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What If There Were No Trees? PowerPoint Presentation By Dennis Rees K-12 STUDY CANADA Teacher Associate Supplement 1 to Lesson Plan - Native Americans.

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Presentation on theme: "What If There Were No Trees? PowerPoint Presentation By Dennis Rees K-12 STUDY CANADA Teacher Associate Supplement 1 to Lesson Plan - Native Americans."— Presentation transcript:

1 What If There Were No Trees? PowerPoint Presentation By Dennis Rees K-12 STUDY CANADA Teacher Associate Supplement 1 to Lesson Plan - Native Americans in Tree-less Landscapes

2 Essential Question: How do people adapt to an environment where there are no trees?

3 The Great Plains Indians of North America lived in physical regions of both the U.S. and Canada known as prairies.

4 A prairie is a region of rolling hills and grasslands with few trees except along riverbanks and beside streams.

5 Many of the Great Plains Indian tribes built moveable shelters called tipis. They were easily put together and taken down.

6 Tipis were made of wooden poles leaned together and covered with buffalo hides. The interior floor was lined with animal furs with a fire pit in the center.

7 The Great Plains Indian tribes hunted buffalo as their main food source; however, they also hunted antelope, rabbit, and grouse to eat.

8 At first the Great Plains Indians hunted on foot. When the horse arrived with European explorers and settlers, they took advantage of it for improved hunting.

9 The meat they ate was either cooked or dried for future use.

10 Buffalo dung was the main fuel source. Wood was gathered when available.

11 These tribes used buffalo and antelope hides to make clothes. They added feathers, animal fur, and glass beads for decoration.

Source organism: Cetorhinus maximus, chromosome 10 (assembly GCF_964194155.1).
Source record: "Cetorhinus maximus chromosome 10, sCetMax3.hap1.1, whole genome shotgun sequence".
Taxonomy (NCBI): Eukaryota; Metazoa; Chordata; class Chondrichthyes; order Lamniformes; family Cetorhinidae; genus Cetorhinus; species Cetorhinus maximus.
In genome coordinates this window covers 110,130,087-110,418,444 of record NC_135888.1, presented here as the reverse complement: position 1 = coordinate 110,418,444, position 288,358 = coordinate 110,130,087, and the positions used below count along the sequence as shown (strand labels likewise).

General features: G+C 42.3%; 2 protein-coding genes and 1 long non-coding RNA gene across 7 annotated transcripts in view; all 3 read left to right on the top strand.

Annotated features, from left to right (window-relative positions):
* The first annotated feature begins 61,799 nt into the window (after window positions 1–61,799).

12 The hides were cleaned and stretched in the sun to tan them.

13 For transportation, the Great Plains Indian tribes used a stretcher-like sled called a travois. Typically, a person or a dog pulled the sled. Later, horses were used.

14 Travaux-Piegan (The North American Indian; v.06)

15 The Inuit people live far above the plains in Northern Canada. Their Arctic homelands are too cold for trees to grow. They live above the “tree line”.

16 This is a land without trees…

17 …but with lots of snow, ice, and water.

18 During the winter, the Inuit traditionally built shelters from blocks of snow called igloos (iglus). /

19 The interior was lined with animal hides and had a raised platform for a fire.

20 In the summer, the Inuit traditionally built tent homes called tupiq. The tents had a bone or driftwood frame covered with animal hides.

21 Fishing was an important way for the Inuit to get food.

22 They also hunted seals, walrus, and whales in the water…

23 …as well as caribou and Arctic foxes on the land.

24 The Inuit ate their food raw, boiled it, or dried it for future use.

25 For fuel, the Inuit primarily used seal or whale oil. Driftwood (when available) and animal dung were also used.

26 Traditional Inuit clothing was made of sealskin, caribou hide, and polar bear, Arctic fox, and wolf fur.

27 The hides were cleaned and stretched out to dry before using.

28 The Inuit invented kayaks to travel on water. A kayak (qujaq) is made of sealskin over a driftwood or whale bone frame.

29 On land, the Inuit used the dog sled (qumutiq). The sled was also made of seal skin over a drift wood or whale bone frame.

30 Now that you have learned about the traditional culture of Great Plains Indians and Inuit peoples… How did they adapt to an environment where there are no trees? Did you notice any similiarities? Did you notice any differences?


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